How do nostalgia phobes write?

You never know what waits for you inside. 

 

 

How can you find what’s inside if you don’t open the door?

There’s a quote that looks something like this: “Nostalgia is the death of hope.” 

Credit for this curmudgeonly view belongs to Manchester England mosaic artist Mark Kennedy. 

My limited research on this artist suggests he is most gifted, talented and widely appreciated, and I admit I’m not going to spend a lot of time researching his philosophy on the process of creating [great] art. I’ve seen this quote appear around the cyber waves and in printed form a number of times, and it’s been bugging me for a while. 

We have to be careful about how much weight we put onto quotes, as they are basically taken out of context. Unless we hear or read the entirety of their initial introduction into the world, we will not really know the full or true intent of their creator. 

However, having said that, and despite my very limited exposure to Mr. Kennedy I am inclined to say . . . hogwash!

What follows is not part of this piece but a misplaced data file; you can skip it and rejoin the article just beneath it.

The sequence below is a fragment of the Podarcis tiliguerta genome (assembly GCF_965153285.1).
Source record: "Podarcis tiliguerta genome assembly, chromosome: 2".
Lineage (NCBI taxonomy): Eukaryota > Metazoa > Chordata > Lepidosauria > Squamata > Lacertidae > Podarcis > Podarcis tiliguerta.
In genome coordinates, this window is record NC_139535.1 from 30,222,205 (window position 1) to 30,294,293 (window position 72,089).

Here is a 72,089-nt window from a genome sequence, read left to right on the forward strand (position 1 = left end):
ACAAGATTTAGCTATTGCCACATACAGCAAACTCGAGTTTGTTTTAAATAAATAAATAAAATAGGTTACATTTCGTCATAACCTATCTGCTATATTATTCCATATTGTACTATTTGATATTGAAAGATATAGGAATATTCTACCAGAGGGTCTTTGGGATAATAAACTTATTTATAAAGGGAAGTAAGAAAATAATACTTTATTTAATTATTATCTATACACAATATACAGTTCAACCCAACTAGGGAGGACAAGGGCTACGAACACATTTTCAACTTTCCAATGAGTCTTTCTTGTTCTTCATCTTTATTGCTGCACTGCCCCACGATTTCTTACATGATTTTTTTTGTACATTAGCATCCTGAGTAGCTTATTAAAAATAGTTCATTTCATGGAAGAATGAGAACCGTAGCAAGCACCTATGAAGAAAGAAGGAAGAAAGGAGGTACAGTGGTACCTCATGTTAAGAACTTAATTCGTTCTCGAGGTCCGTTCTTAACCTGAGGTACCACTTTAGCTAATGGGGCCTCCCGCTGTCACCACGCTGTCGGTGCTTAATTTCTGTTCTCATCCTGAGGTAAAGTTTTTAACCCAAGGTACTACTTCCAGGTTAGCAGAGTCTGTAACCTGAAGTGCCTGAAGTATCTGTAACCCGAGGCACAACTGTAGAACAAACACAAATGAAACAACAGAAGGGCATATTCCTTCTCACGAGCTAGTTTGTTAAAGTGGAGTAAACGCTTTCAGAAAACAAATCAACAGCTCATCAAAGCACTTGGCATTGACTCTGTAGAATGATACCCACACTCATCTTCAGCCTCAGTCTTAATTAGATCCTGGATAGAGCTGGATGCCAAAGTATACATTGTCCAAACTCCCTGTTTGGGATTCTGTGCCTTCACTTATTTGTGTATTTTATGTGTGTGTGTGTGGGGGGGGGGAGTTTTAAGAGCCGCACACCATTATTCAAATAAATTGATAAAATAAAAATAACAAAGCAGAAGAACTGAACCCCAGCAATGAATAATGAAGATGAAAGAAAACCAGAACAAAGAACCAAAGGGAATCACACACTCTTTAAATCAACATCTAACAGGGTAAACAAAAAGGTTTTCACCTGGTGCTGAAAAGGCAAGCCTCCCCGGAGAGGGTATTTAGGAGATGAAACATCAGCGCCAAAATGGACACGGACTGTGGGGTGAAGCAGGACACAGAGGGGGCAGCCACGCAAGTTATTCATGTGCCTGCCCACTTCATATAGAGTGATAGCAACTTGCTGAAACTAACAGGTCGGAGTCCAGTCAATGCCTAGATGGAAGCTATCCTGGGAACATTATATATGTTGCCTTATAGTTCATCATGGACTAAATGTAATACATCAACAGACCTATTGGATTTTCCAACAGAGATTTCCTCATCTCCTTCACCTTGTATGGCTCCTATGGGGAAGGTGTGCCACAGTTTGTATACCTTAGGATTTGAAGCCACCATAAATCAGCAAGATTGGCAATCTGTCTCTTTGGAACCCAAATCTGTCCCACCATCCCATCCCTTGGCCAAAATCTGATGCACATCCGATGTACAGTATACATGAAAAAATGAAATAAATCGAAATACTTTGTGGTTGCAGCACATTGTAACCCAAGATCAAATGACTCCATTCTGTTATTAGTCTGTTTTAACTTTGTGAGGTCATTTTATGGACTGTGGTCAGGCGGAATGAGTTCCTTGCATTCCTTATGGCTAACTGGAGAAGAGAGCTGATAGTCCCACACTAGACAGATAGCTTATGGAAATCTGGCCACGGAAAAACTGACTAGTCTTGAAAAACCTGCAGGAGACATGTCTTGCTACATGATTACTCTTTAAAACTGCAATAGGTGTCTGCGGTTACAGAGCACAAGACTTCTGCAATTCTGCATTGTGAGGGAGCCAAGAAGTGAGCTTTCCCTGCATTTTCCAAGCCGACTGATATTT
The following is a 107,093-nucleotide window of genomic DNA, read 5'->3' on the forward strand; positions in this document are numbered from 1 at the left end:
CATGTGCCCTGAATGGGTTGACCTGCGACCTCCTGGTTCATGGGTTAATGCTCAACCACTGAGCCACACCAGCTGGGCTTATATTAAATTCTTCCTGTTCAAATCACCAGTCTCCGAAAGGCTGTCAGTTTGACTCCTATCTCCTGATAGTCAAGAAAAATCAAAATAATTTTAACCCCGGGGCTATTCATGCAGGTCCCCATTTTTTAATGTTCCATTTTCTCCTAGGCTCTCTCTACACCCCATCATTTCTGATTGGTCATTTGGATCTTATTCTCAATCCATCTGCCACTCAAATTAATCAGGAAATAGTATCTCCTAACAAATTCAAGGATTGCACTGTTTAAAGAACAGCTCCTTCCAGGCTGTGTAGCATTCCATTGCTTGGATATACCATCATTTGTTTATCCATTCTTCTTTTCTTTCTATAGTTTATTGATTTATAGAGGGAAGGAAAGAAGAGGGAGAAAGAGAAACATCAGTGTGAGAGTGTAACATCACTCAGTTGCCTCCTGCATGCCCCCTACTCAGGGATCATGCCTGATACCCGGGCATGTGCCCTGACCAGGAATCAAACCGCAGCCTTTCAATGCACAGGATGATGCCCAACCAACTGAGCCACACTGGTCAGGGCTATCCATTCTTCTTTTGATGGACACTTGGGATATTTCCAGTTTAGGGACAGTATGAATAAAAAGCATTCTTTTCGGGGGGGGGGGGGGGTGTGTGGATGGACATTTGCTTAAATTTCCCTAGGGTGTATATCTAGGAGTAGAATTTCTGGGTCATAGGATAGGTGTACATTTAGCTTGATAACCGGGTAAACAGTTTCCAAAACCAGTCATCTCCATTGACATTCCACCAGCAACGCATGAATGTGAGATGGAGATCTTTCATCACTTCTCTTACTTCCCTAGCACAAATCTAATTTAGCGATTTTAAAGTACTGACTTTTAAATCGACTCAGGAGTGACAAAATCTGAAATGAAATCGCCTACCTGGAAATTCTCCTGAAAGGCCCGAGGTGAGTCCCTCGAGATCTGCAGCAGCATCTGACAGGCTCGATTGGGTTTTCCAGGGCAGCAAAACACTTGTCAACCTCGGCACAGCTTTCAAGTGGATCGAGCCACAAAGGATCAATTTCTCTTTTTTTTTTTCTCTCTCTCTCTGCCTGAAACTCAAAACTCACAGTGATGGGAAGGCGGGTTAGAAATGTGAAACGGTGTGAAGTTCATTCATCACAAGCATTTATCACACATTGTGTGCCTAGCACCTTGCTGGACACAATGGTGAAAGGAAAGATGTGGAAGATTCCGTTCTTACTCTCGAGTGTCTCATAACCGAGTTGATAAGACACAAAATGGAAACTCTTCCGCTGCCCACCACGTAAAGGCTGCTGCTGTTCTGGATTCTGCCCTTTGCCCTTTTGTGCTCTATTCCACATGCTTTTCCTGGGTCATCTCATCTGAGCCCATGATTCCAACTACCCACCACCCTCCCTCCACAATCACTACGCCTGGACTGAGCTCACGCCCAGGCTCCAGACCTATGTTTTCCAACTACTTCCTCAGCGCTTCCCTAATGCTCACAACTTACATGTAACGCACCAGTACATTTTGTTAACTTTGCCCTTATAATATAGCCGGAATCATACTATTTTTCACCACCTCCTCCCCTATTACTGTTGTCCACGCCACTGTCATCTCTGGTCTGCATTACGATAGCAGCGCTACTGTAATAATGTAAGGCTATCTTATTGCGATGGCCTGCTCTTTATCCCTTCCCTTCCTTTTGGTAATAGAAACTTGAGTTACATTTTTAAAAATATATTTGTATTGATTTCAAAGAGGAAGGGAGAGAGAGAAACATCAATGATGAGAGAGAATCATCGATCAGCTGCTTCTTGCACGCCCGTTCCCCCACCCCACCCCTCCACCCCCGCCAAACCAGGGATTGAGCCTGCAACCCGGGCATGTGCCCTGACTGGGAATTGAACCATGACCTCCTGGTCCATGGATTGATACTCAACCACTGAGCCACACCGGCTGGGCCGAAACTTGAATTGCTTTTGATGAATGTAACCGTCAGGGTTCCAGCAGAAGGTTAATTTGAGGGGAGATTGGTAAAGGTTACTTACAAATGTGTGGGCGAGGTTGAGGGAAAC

When I dig into writing a new piece about childhood events, holidays and other nostalgic stuff long since under the bridge, I will make inquiry of my siblings, husband, children, or whoever is appropriate for the non-fiction essay period I am addressing with queries about what is hiding in their memory banks of that specific time. What do they remember about that time that . . . Or–did your family ever . . . ? Or– what was your strongest/saddest/most prominent remembrance of . . . blah, blah, blah. 

Indeed, the piece is to come from my own impressions and memories—good as well as bad—but I find that their perspective often times opens up, or broadens my own mining process. Part of the fun of this is that I am often surprised at how different their take on a particular moment was, as compared to what I was expecting from them, or hoping (?) for. 

I’m working on a Christmas submission this week, and I have to say—I enjoy digging back in the ol’ mental mothballs. I know there are people who want none of this activity, but for me, honestly—I couldn’t write very well if I wasn’t willing to dig into the old, deeply personal—and yeah—often times sad thoughts that do present themselves once the proverbial Memory Hatch flings open. 

A life coach friend of mine helped me understand the importance of developing a process for handling this excavation, as I call it. 

She told me it was fine to enter the memory caves of the past, pick up the good—as well as the bad, if I want to–and examine it—as long as I remember to make good on the critical second part of this process.